The State of Indiana owes me some money.

When I walked into the town hall meeting last week on the future of the U.S. Supreme Court, a meeting sponsored by the Indiana Coalition on Judicial Nominees, I thought I was prepared. Way back in 1985, I had paid Indiana University good money — money I earned by washing dishes at a sorority house, among other jobs — to learn constitutional law. I know my commerce clause from my contract clause from my case-or-controversy requirement. If pressed, I could even break down the decisions in Marbury v. Madison and Lochner v. New York.

So imagine my surprise when none of those items came up for discussion. Instead, I heard a plea from Jan Czarnik of the People for the American Way to write letters to the editor and to make sure young people are registered to vote. I heard Sheila Grossman of the National Council of Jewish Women say that U.S. senators will respond to public pressure, and former Congressman Andy Jacobs say that vacancies on the Supreme Court are usually chosen in November, the month when presidential ballots are cast.

Cover your ears, Justice Cardozo. These folks are talking about black-robed constitutional jurisprudence as if it was just another scrimmage field in the unending game of political football.

They are right, of course.

Any illusions that the United States Supreme Court is not a political animal should have been dispelled by Bush v. Gore. When Republican-appointed justices supposedly committed to states’ rights trampled over a state Supreme Court decision interpreting state law, they simultaneously exposed the fraud of federalist jurisprudence and delivered us a president who couldn’t spell judicial restraint if you spotted him judicial restrain.

Bush long ago cited far-right Supreme Court Justices Antonin Scalia and Clarence Thomas as his judicial models. Since then, Bush has made 269 nominations to the federal bench, delivering on the pledge that IUPUI professor Sheila Kennedy says the president made to his base of voters in the far right wing of the party.

“Rather than conservative, these potential judges are radical,” Kennedy told the town hall meeting. “They are far more willing than most citizens to give government the right to regulate our private lives.

“Our right to privacy, free speech, religious freedom, reproductive rights and the future of public education will be addressed by these judges, for good or for ill.”

When you look at the potential judges Bush is putting up so far, the meter tilts pretty heavily toward the ill.

Bush is nominating people like William Pryor, the Alabama attorney general, whom he chose for the 11th Circuit U.S. Court of Appeals. Pryor told the Senate Judiciary Committee that abortion is murder and that Roe v. Wade is “the worst abomination of constitutional law in our history.” In defense of posting the Ten Commandments in a courtroom, Pryor has said, “God has chosen, through his son Jesus Christ, this time and this place for all Christians … to save our country and save our courts.”

If your name is Feinstein or Youssef, or if you believe in the concept of church-state separation, I don’t think Judge Pryor would be a welcome sight on the bench.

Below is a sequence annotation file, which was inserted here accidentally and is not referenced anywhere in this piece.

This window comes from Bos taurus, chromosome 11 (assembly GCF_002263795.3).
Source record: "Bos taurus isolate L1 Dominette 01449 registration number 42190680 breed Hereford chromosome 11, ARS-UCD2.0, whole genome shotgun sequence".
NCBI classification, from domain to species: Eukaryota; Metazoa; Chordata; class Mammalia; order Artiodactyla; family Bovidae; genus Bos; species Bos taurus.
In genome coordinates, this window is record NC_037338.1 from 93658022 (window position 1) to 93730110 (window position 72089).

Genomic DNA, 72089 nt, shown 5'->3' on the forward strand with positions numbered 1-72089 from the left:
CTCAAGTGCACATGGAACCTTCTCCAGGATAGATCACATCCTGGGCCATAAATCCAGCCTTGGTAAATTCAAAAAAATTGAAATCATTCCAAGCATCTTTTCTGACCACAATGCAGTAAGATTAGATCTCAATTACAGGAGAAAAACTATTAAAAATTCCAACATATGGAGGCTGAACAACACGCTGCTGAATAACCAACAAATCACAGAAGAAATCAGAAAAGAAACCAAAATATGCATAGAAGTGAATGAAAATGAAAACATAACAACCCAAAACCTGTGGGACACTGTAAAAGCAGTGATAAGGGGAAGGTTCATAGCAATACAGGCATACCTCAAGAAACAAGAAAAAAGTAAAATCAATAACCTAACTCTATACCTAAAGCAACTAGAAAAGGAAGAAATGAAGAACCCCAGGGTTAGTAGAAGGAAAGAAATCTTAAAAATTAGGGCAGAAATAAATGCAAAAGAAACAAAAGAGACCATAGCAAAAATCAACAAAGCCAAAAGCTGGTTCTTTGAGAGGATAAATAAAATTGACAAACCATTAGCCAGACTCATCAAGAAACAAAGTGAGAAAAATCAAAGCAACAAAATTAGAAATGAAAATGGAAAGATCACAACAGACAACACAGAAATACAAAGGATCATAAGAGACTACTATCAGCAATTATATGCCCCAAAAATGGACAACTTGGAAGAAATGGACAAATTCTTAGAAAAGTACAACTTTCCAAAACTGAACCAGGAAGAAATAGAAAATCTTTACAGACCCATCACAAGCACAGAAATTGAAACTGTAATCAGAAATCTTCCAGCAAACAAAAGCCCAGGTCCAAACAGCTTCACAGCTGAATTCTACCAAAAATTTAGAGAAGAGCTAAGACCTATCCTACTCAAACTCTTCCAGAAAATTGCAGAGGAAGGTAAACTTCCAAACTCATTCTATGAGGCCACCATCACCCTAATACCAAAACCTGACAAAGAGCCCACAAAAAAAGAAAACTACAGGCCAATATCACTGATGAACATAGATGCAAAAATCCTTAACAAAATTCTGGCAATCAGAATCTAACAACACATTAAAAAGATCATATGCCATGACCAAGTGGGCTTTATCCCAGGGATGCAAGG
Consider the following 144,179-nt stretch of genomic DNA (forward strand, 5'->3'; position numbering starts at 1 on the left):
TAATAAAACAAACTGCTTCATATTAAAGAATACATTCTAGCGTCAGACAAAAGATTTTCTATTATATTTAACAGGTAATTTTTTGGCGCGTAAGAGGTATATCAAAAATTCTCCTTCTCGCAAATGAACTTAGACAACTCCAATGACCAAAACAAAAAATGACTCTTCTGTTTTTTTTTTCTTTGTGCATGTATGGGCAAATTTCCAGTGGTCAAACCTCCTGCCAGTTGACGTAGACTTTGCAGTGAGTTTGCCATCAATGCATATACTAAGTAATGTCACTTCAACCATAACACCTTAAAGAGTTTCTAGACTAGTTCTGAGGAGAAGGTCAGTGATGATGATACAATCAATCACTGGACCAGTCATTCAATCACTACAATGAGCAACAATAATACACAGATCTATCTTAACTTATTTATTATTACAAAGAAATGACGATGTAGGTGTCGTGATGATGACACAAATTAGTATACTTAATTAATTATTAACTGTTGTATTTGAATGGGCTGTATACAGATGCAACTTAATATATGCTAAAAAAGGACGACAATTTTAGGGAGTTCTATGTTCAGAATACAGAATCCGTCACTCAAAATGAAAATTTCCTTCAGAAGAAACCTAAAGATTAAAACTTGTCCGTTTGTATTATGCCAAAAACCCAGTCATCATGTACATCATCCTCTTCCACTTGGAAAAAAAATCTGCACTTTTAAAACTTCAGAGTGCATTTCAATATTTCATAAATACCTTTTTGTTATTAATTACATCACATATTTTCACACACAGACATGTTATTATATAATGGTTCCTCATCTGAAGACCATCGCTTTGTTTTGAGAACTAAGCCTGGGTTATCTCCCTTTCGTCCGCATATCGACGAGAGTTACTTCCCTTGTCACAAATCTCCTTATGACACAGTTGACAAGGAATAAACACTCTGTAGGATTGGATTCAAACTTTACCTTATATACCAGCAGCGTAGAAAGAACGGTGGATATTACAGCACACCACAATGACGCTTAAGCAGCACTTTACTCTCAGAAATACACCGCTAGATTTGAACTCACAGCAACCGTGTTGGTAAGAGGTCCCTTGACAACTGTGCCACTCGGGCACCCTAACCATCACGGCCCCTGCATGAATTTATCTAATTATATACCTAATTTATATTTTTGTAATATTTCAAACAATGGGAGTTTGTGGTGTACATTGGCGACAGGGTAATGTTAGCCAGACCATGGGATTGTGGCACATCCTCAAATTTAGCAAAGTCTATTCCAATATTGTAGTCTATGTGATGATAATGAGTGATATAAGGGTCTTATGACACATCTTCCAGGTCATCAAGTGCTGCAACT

So far, Senate Democrats have blocked Bush’s nomination of Charles Pickering, Pricilla Owen and Miguel Estrada to the federal appeals courts, but 132 other Bush federal court nominees have gone through, with that many more in the pipeline for confirmation. Most follow the Scalia-Thomas tradition of Federalist Society alumni who crowed about judicial restraint when the Warren Court dared to open schools and voting booths to people of color. But now that these so-called conservatives hold the gavel, they have shown about as much restraint as Rush Limbaugh at a Sizzler buffet.

The Rehnquist Supreme Court has struck down federal legislation at a higher rate than any other court in the last half-century, including the Warren Court. Turns out these judges were using the Federalist Papers as philosopical cover for a right-wing agenda.

Now, The Supreme Court is just one or two votes away from significant changes to the law on civil rights, public education, religious liberty and, of course, reproductive rights. The current justices break down 6 to 3 to preserve Roe v. Wade. It has been nearly nine years since the last Supreme Court vacancy, and we are due for several Supreme Court openings very soon.

Advocates on both sides know what this means. “Roe is in jeopardy,” says Sheila Grossman of the National Council of Jewish Women. So her group and dozens of other progressive organizations support filibustering senators and are already plotting their support for some Democrat — any Democrat — who can beat Bush in 2004. In the meantime, Pat Robertson is calling for coordinated prayer for the “retirement” of the six non-radical judges on the court.

Which suggests to me that I sat through hours of Socratic dialogue and then a wrist-cramping exam at the IU Law School for nothing. The professor was quite entertaining, but my tuition dollars were wasted on discussion of the 11th Amendment and substantive due process. If I really wanted to understand constitutional law, I would have been better off with a survey course on Machiavelli.

Or Karl Rove.

Fran Quigley is a contributing editor to NUVO, where this article originally appeared -

The Indiana Coalition on Judicial Nominees includes the groups People for the American Way, the National Council of Jewish Women, Planned Parenthood and other progressive organizations. For more information, check ... or call 317-925-5642.